Classical Theatres

A trip to the theatre is indeed a treat as most people don’t do it often enough. They leave it for a special occasion and it becomes a big night out. Before TV, it was a staple of leisure existence. Nevertheless, from major blockbuster musicals to little theatre in the round, it is all a wonderful thespian experience in all its incarnations. Every town and city in the country has something to offer to the public. People never tire of live performance, although the audience seems to be on the older side.

I love community theatre. Joe who owns the hardware store is often the lead against Molly the baker. The community center or local high school gym are often the loci of choice. From ancient Greek stone open-air ampitheatres to the fabulous Royal Court Theatre in England, the time spent viewing an illuminated stage will be an escape into another dimension, another time, another place.

Sometimes you go to the opera in a tux or a gown, especially if you are in Milan, and sometimes you go to the local 100-seat mini hall in jeans. Ring a bell? It doesn’t matter. You are there, captivated hopefully by the talented cast and superior direction. Some theatres are spectacles in themselves and throwbacks to another era. They are ornate, luxurious, and reek of history. They may also reek a little body odor if they are not air-conditioned, and some of the older ones are not! Spectators have to make do with less than first rate fans or nothing at all. Since many theatres are marvels of architectural bliss, they are allowed to endure as is. A few open windows is all the ventilation provided. Maybe a window unit or two in the dressing rooms.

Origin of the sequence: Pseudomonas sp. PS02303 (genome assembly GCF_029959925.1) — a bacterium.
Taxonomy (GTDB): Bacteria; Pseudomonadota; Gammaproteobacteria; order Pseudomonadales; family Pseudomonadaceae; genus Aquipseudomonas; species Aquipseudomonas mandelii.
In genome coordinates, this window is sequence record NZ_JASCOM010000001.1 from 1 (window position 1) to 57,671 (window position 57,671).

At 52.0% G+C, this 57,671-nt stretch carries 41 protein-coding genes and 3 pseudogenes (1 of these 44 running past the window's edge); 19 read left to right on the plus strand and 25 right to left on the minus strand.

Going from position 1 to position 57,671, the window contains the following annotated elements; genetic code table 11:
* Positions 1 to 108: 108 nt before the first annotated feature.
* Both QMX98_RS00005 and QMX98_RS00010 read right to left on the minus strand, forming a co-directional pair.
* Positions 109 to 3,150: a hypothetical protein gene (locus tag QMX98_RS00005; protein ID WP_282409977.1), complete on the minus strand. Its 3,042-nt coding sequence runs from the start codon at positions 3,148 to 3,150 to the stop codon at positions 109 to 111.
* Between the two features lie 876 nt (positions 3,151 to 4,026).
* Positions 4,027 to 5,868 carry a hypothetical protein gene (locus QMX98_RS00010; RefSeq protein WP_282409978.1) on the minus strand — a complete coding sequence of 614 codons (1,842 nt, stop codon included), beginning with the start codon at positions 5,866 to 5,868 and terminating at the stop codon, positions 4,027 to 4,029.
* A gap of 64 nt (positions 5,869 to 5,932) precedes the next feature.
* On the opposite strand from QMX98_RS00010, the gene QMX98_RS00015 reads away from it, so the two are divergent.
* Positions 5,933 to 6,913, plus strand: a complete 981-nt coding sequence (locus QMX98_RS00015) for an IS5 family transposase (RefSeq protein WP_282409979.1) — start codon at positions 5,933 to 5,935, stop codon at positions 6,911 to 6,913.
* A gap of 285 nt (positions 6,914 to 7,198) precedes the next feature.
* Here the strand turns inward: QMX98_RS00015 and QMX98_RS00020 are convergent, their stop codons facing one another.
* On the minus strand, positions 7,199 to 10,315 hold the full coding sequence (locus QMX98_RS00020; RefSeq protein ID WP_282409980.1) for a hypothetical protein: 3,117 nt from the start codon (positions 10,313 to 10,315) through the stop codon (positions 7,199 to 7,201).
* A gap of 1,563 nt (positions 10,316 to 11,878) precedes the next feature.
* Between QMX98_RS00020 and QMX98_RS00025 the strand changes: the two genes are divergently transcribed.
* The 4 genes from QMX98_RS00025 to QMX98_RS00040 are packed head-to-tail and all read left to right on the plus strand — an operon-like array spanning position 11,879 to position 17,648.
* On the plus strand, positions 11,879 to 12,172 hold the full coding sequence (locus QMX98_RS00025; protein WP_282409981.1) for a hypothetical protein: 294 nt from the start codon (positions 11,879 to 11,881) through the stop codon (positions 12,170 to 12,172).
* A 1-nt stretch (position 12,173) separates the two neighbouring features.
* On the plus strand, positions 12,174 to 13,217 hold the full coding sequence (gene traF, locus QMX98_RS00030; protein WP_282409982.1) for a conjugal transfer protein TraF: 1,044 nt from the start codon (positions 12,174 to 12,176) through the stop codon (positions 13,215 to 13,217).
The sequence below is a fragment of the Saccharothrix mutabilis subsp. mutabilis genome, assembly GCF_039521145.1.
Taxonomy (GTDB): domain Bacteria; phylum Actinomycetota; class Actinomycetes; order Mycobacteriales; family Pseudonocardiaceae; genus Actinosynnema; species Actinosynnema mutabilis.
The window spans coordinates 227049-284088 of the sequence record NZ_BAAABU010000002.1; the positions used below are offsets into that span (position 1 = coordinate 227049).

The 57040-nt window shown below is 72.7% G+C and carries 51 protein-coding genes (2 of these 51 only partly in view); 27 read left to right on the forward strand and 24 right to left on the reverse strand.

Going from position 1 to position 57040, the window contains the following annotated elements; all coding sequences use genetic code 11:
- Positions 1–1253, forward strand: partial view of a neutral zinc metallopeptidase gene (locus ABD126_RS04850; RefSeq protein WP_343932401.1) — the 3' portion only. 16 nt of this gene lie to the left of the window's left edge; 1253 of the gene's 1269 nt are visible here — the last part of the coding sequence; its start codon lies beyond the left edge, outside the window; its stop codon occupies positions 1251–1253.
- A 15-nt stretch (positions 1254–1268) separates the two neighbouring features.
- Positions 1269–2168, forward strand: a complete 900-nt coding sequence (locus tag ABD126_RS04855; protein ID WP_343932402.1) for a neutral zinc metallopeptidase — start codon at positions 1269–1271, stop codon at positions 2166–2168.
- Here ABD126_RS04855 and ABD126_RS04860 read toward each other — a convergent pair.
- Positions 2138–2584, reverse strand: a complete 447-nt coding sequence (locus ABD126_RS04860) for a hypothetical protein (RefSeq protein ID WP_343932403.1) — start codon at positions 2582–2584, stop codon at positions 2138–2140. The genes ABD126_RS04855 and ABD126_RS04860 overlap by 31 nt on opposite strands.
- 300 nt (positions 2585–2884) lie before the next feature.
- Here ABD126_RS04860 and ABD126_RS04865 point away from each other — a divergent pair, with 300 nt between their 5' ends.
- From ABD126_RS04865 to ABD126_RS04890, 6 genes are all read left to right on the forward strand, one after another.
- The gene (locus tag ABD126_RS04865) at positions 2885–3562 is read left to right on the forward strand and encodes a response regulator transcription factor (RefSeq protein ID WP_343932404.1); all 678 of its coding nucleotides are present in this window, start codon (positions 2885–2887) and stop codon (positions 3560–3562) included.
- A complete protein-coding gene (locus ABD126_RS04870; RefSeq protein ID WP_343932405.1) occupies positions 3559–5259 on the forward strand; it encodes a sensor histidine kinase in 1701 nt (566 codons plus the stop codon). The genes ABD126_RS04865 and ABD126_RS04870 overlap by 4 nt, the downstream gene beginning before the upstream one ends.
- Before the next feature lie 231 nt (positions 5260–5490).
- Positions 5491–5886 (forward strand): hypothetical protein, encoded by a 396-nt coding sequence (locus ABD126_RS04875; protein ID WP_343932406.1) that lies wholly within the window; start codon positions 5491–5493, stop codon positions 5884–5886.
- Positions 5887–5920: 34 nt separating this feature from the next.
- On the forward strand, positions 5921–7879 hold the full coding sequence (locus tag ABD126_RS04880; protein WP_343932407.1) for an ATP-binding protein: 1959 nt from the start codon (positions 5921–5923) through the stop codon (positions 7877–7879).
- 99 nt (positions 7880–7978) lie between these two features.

That said, knowing the state of the next theatre you are likely to visit, dress accordingly. If it is during the summer season, keep the sweater and jacket at home. Bring your own portable mini fan if you must so as not to pass out from the close proximity of the audience. It will certainly disrupt the action on stage. God help the cast when the temperature soars! I wonder how they keep their cool, literally and figuratively, at such times. I guess they move slowly…but surely.

In spite of less than ideal conditions, attending a play or opera in an old venue is great fun. There is much to look at what with painted ceilings and frescoed walls. In Los Angeles, the Old Orpheum downtown is simply stunning, replete with rococo decorations wall to wall. It isn’t odd that a rock band might perform there. We are used to such oddities indeed. Europe has even older theatres, some refurbished, some not. You learn to adapt and try to put yourself in the place of a former onlooker. He or she was able to survive, why not you!

So enjoy theatre by all means and go prepared. You won’t regret a second of most offerings, but you can check out the reviews to find out. Watch for any mention of an “overheated room” or “stifling surroundings.”

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